Best Chainsaw Sharpener under $300

   / Best Chainsaw Sharpener under $300 #31  
If you are removing too much metal with the grinder then the grinder isn't adjusted correctly. Absolute no reason that the grinder should be removing more metal than a file on the same chain.
Fair statement but still easier to hand file and with any 'grinder' you still have to hand file the rakers, something that a lot of owners overlook. Don't care for them simply because it's easier and quicker to dress a chain on the bar versus removing it and grinding., not that, that is all bad because it gives you a chance to inspect the rails for galling and clean the oil groove and flip the bar if necessary. My rule of thumb is I flip the bar every time I renew the loop and I inspect the drive sprocket at the same time.

Been using chainsaws forever. Still own and use a Stihl 028WB I bought in the early 60's Stihl only made the saw for 2 years. It's an RPM saw and it's loud. Has the heated stirrup on it and no chain brake either. Back then, Stihl had not succumbed to the 'noise police' like today and the saw is all alloy except for the top shroud instead of the plastic of today (like my MS saw). I own an 075 from that era as well but hardly ever use it. Has a 5 foot bar on it with 404 square tooth skip tooth chain. No grinding on that chain, hand setting only and you better use the CR or you'll leave your fingers on the recoil. Tend to run Carleton roller nose bars with replaceable noses and greaseable bearings too. I'm decidedly old school because I AM OLD.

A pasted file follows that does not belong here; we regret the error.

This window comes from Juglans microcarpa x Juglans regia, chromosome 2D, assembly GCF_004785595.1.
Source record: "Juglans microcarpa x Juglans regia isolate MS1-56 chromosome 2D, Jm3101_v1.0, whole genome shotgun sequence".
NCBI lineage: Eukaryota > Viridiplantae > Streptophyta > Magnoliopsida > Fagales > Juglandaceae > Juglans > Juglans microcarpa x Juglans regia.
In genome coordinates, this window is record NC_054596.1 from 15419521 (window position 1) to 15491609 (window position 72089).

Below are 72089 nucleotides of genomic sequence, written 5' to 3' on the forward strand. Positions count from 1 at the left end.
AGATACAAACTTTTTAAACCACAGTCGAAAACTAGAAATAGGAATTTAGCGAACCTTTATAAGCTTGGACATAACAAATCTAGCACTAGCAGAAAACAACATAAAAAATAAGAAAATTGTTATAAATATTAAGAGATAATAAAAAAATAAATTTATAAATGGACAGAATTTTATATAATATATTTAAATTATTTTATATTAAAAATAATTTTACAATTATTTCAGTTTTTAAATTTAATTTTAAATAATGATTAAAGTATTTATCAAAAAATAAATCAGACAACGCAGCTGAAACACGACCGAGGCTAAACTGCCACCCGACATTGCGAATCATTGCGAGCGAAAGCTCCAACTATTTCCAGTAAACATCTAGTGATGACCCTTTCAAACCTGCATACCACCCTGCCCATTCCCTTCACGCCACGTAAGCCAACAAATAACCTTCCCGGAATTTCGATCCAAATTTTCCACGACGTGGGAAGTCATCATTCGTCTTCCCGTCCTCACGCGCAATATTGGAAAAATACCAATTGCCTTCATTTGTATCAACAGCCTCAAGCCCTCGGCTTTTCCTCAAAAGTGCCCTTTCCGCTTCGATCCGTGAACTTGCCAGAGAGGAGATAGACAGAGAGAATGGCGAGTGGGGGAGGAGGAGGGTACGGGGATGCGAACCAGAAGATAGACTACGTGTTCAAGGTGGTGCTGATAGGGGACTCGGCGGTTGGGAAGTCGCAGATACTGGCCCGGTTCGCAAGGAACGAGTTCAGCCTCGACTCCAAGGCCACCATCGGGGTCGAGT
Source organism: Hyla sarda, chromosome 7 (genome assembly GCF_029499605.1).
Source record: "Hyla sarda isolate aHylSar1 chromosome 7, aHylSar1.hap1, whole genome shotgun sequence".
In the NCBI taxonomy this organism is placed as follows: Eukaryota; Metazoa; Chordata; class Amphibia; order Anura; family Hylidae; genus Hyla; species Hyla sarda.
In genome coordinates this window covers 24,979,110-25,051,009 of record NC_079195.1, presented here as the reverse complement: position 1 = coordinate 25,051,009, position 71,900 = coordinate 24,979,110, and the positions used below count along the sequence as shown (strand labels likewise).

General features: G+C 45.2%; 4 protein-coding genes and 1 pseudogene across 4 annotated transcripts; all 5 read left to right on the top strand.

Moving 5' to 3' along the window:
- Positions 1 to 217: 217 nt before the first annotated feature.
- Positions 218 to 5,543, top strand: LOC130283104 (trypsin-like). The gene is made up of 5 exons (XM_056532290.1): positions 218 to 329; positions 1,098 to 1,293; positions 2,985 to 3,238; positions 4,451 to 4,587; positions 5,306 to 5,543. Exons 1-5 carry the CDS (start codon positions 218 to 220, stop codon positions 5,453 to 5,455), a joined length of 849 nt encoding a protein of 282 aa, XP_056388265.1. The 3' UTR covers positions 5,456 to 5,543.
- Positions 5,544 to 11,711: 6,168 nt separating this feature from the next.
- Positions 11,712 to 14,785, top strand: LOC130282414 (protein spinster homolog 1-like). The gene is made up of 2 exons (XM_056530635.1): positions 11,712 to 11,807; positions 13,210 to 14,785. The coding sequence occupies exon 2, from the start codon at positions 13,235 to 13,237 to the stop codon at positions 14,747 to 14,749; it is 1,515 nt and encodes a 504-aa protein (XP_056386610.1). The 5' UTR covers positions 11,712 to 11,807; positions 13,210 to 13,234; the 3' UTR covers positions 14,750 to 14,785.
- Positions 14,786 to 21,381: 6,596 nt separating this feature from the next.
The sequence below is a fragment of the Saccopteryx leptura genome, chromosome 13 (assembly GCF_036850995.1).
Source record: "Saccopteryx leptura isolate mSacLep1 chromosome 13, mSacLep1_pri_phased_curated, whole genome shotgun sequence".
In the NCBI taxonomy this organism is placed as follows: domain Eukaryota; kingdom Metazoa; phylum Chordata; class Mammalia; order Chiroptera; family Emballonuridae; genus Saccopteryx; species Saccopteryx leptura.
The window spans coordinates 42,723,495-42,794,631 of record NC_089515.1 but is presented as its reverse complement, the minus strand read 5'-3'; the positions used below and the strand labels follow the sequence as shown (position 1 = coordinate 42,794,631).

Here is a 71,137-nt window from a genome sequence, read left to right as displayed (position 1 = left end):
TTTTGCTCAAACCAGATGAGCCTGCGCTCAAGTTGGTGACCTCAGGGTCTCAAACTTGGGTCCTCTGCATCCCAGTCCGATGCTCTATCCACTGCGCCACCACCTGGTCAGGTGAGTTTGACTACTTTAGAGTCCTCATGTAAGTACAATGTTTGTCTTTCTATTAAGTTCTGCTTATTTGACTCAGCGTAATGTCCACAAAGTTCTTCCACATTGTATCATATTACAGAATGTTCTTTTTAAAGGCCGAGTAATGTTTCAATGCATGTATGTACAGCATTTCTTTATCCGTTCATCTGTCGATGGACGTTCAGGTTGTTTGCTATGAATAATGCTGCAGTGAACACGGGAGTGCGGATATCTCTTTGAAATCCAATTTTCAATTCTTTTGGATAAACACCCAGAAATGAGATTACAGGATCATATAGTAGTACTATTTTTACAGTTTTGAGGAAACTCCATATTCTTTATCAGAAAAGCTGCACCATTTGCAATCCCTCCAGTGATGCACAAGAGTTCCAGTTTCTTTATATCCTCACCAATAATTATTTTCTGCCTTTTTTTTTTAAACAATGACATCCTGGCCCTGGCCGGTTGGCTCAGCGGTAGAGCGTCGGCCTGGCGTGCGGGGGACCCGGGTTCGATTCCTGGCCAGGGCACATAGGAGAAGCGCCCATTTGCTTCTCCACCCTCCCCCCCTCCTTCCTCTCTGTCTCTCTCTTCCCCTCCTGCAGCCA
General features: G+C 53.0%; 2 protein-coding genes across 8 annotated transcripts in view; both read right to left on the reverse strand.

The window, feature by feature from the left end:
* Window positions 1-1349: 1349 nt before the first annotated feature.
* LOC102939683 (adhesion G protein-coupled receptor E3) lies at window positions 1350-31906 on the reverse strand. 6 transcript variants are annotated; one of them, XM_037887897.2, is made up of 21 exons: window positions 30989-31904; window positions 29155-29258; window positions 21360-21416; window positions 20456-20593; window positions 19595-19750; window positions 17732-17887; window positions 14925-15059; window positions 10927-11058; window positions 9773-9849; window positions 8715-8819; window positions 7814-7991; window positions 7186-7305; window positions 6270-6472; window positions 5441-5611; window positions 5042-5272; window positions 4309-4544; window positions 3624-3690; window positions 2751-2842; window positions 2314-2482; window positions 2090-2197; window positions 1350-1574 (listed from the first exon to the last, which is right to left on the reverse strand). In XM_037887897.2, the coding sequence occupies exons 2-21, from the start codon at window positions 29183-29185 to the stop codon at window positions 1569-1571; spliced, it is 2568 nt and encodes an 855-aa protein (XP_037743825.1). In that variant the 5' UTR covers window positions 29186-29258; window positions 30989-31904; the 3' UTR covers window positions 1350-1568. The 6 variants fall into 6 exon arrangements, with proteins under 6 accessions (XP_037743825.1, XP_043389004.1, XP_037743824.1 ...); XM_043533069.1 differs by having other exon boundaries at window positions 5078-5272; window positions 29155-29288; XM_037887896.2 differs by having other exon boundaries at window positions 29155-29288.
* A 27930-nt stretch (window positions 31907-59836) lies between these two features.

/ Best Chainsaw Sharpener under $300 #34  
Fair statement but still easier to hand file and with any 'grinder' you still have to hand file the rakers, something that a lot of owners overlook. Don't care for them simply because it's easier and quicker to dress a chain on the bar versus removing it and grinding., not that, that is all bad because it gives you a chance to inspect the rails for galling and clean the oil groove and flip the bar if necessary. My rule of thumb is I flip the bar every time I renew the loop and I inspect the drive sprocket at the same time.

Been using chainsaws forever. Still own and use a Stihl 028WB I bought in the early 60's Stihl only made the saw for 2 years. It's an RPM saw and it's loud. Has the heated stirrup on it and no chain brake either. Back then, Stihl had not succumbed to the 'noise police' like today and the saw is all alloy except for the top shroud instead of the plastic of today (like my MS saw). I own an 075 from that era as well but hardly ever use it. Has a 5 foot bar on it with 404 square tooth skip tooth chain. No grinding on that chain, hand setting only and you better use the CR or you'll leave your fingers on the recoil. Tend to run Carleton roller nose bars with replaceable noses and greaseable bearings too. I'm decidedly old school because I AM OLD.